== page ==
Bettendorf v. St. Croix County
ORDER denying 19 Motion to Dismiss ; granting 24 Motion for Summary Judgment. Signed by Chief Judge Barbara B. Crabb on 1/15/10. (krj)
IN THE UNITED STATES DISTRICT COURT FO R THE WESTERN DISTRICT OF WISCONSIN --------------------------------------------JO H N BETTENDORF, O PIN IO N AND ORDER Plaintiff, 0 8 - cv -6 5 6 - b b c v. ST . CROIX COUNTY and WISCONSIN MUNICIPAL M U T U A L INSURANCE COMPANY, D efendan ts. --------------------------------------------Plain tiff John Bettendorf brought this civil action against defendants St. Croix County an d Wisconsin Municipal Mutual Insurance Company, seeking damages for alleged violation s of his federal constitutional rights to due process and enjoyment of his property an d his state constitutional right against unauthorized taking of his property. (Because defendant Wisconsin Municipal is sued only as the county's insurer and has no other stake in the case, all further references to "defendant" will be to the county. In fact, it is
q uestio n ab le whether Wisconsin Municipal should have been named in this action. W isconsin allows direct actions against insurers only in negligence actions. Wis. Stat. §§
63 2.2 4; 803.04(2).) The case arises out of a dispute between the parties over the zoning of plaintiff's property, which was zoned agricultural-residential when plaintiff acquired it. In 1985, the county agreed to a request from plaintiff to have it rezoned as commercial, but only for the tim e that plaintiff continued to own it. If he died or transferred the property, it would revert to its original agricultural-residential status. The inevitable happened: plaintiff constructed buildings on the land that he used for several commercial enterprises; the time came when he wanted to sell the property; and defendant refused to make the conditional use perm an ent. Plaintiff brought suit against defendant in state court but was unsuccessful. The state co urt of appeals held that defendant had no authority to agree to a conditional zoning and th at its act had been void from the beginning. Plaintiff then turned to federal court for relief. Although it is not easy to make out what federal claims he is raising, he seems to be co n ten din g that he is entitled to damages for the denial of his federal due process rights and for the deprivation of his federal and state rights to use and enjoy his land. T he case is before the court on two motions filed by defendant: a motion to dismiss the complaint under Fed. R. Civ. P. 12(b)(6) and a motion for summary judgment under R ule 56. Under Rule 12(b)(6), defendant argues that this court is barred from hearing the d isp ute by the Rooker-Feldman doctrine, which prevents federal courts from exercising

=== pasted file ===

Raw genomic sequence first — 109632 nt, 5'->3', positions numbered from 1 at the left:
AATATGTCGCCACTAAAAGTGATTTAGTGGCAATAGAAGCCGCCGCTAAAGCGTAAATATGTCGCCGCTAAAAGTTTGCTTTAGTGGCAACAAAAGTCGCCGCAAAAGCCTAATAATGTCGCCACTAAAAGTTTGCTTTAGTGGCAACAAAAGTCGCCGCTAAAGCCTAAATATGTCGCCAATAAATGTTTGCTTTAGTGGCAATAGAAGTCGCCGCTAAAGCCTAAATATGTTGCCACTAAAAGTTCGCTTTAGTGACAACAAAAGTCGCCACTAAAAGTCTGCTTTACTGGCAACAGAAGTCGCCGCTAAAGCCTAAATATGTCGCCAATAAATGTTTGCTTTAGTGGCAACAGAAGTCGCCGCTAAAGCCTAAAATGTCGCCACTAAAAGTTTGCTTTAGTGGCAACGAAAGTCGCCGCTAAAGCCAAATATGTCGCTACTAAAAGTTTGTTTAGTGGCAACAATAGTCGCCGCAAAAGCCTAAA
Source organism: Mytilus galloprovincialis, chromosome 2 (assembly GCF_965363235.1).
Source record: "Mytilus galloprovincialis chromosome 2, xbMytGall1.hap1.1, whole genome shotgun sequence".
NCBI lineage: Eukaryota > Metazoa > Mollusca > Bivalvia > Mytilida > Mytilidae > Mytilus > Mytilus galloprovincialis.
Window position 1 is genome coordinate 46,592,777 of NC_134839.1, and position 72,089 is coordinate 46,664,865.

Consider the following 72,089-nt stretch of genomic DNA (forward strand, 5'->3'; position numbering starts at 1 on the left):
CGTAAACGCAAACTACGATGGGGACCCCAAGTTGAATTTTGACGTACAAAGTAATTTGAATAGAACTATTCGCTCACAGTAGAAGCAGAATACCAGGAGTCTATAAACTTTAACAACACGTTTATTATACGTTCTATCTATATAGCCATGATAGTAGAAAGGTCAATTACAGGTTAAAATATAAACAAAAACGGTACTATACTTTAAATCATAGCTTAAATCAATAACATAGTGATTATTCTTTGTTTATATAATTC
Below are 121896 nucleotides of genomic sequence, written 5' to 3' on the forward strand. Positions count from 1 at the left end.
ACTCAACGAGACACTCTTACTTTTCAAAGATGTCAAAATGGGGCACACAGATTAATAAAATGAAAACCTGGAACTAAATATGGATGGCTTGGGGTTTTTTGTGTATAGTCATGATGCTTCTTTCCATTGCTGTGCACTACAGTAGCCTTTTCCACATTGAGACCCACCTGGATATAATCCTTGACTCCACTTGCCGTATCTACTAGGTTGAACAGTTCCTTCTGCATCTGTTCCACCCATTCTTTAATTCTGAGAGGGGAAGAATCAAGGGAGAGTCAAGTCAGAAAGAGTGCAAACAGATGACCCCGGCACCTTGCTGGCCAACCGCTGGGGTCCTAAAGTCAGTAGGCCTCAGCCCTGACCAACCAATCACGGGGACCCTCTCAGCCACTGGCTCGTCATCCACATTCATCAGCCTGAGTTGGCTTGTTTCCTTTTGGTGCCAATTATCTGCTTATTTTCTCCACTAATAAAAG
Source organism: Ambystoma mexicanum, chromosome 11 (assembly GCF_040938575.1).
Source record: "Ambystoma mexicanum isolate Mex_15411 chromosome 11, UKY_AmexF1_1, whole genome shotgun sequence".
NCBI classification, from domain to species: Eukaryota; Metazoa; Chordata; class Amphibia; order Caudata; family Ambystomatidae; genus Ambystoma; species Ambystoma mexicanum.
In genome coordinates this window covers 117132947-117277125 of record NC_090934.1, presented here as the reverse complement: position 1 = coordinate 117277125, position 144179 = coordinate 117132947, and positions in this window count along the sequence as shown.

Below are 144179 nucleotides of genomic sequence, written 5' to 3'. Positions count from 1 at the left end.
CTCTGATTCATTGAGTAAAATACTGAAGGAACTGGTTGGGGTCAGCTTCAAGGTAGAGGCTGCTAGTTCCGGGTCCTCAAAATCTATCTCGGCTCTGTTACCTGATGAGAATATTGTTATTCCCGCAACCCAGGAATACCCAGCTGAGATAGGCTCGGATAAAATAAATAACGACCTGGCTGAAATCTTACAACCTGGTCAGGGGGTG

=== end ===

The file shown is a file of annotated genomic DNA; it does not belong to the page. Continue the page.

ju risd ictio n over cases brought by the losing parties in state court. As a fallback, defendant co n ten ds that the doctrines of claim and issue preclusion prevent plaintiff from prevailing on his claims in this court. It is not necessary to discuss the Rooker-Feldman doctrine in any detail because it is inapplicable in this context. Plaintiff is not seeking to have this court reopen his state court cases or even review them; he acknowledges that the conditional zoning was void, as the state court ruled and now seeks damages for the losses he incurred as a result of defendant's actions related to the conditional zoning. Although Rooker-Feldman does not bar